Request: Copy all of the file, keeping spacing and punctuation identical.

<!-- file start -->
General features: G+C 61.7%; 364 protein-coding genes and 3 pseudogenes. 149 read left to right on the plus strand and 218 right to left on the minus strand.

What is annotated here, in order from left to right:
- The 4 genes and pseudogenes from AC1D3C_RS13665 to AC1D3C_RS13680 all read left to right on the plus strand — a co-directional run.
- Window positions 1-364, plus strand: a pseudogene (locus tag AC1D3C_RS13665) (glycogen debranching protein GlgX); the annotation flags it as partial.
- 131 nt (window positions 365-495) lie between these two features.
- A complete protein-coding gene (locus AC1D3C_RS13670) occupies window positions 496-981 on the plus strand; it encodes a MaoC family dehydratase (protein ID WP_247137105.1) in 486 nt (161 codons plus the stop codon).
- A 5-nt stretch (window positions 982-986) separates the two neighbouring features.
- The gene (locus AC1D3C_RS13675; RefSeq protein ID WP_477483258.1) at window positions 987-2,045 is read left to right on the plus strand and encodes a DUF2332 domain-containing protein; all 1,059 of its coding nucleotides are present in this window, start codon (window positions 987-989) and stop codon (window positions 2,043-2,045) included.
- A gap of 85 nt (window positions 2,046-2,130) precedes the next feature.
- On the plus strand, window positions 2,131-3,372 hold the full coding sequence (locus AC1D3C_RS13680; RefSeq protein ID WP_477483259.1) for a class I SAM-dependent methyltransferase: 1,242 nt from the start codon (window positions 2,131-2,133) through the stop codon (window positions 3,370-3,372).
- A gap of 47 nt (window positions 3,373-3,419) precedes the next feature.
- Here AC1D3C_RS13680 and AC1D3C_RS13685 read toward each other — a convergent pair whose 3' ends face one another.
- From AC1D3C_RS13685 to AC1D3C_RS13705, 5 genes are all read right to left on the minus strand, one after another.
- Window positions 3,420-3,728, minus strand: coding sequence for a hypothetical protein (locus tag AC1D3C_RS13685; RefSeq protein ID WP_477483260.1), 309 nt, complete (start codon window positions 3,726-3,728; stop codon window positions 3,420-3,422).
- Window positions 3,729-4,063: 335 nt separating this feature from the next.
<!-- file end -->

General features: G+C 61.7%; 364 protein-coding genes and 3 pseudogenes. 149 read left to right on the plus strand and 218 right to left on the minus strand.

What is annotated here, in order from left to right:
- The 4 genes and pseudogenes from AC1D3C_RS13665 to AC1D3C_RS13680 all read left to right on the plus strand — a co-directional run.
- Window positions 1-364, plus strand: a pseudogene (locus tag AC1D3C_RS13665) (glycogen debranching protein GlgX); the annotation flags it as partial.
- 131 nt (window positions 365-495) lie between these two features.
- A complete protein-coding gene (locus AC1D3C_RS13670) occupies window positions 496-981 on the plus strand; it encodes a MaoC family dehydratase (protein ID WP_247137105.1) in 486 nt (161 codons plus the stop codon).
- A 5-nt stretch (window positions 982-986) separates the two neighbouring features.
- The gene (locus AC1D3C_RS13675; RefSeq protein ID WP_477483258.1) at window positions 987-2,045 is read left to right on the plus strand and encodes a DUF2332 domain-containing protein; all 1,059 of its coding nucleotides are present in this window, start codon (window positions 987-989) and stop codon (window positions 2,043-2,045) included.
- A gap of 85 nt (window positions 2,046-2,130) precedes the next feature.
- On the plus strand, window positions 2,131-3,372 hold the full coding sequence (locus AC1D3C_RS13680; RefSeq protein ID WP_477483259.1) for a class I SAM-dependent methyltransferase: 1,242 nt from the start codon (window positions 2,131-2,133) through the stop codon (window positions 3,370-3,372).
- A gap of 47 nt (window positions 3,373-3,419) precedes the next feature.
- Here AC1D3C_RS13680 and AC1D3C_RS13685 read toward each other — a convergent pair whose 3' ends face one another.
- From AC1D3C_RS13685 to AC1D3C_RS13705, 5 genes are all read right to left on the minus strand, one after another.
- Window positions 3,420-3,728, minus strand: coding sequence for a hypothetical protein (locus tag AC1D3C_RS13685; RefSeq protein ID WP_477483260.1), 309 nt, complete (start codon window positions 3,726-3,728; stop codon window positions 3,420-3,422).
- Window positions 3,729-4,063: 335 nt separating this feature from the next.